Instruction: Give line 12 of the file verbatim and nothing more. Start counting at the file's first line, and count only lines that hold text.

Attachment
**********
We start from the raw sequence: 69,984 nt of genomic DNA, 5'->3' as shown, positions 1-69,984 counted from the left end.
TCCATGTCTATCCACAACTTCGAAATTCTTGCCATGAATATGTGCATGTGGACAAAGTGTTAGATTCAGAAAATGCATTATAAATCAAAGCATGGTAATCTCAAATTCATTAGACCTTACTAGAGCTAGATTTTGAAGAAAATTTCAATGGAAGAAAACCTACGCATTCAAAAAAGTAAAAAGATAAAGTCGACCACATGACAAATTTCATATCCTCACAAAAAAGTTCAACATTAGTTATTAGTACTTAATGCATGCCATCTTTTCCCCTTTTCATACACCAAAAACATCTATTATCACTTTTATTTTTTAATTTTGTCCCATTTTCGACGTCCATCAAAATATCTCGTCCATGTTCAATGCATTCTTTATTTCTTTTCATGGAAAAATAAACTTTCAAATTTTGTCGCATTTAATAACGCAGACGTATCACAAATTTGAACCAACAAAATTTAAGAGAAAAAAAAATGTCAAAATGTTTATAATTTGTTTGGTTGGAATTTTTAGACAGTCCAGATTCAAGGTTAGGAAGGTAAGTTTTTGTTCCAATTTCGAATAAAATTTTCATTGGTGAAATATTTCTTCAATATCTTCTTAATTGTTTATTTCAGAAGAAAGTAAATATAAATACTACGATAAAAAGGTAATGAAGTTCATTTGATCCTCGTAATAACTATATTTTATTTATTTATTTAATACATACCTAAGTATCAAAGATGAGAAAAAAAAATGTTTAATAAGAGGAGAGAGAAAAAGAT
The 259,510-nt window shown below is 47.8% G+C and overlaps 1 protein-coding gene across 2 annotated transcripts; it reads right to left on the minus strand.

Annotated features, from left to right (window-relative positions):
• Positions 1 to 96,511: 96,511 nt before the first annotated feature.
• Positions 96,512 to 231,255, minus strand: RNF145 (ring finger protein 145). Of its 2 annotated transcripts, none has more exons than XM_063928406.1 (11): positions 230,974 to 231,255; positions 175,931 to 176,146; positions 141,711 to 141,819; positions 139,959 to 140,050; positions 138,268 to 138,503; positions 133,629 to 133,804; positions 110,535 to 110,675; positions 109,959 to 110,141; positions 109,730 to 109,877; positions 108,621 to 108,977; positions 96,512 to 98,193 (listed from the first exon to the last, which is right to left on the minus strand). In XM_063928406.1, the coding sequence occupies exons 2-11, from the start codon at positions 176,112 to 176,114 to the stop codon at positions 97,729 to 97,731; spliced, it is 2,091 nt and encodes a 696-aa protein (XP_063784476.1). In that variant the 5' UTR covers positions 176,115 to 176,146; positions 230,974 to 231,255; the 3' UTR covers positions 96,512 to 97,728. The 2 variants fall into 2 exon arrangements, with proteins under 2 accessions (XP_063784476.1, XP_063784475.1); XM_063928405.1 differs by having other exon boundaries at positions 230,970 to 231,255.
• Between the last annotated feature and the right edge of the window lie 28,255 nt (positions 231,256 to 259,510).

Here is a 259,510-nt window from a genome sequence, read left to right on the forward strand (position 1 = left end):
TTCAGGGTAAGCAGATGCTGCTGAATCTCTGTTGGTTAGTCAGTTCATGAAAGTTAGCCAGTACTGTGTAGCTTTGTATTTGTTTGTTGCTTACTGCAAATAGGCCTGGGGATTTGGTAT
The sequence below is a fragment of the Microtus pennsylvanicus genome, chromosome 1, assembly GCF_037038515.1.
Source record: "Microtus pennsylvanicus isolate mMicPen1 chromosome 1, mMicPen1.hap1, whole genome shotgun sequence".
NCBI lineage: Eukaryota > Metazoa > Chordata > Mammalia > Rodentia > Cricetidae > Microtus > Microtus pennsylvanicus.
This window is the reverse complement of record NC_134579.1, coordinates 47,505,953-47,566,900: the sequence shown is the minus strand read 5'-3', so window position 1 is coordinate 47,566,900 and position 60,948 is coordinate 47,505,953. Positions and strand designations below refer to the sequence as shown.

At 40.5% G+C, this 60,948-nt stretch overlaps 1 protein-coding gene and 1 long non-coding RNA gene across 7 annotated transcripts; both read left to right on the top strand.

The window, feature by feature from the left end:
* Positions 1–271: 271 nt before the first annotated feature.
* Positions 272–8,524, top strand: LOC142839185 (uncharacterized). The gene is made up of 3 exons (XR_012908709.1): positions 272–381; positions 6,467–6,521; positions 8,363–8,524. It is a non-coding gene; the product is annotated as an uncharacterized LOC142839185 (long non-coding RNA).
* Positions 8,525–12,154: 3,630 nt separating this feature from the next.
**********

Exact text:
NCBI lineage: Eukaryota > Metazoa > Chordata > Mammalia > Rodentia > Cricetidae > Microtus > Microtus pennsylvanicus.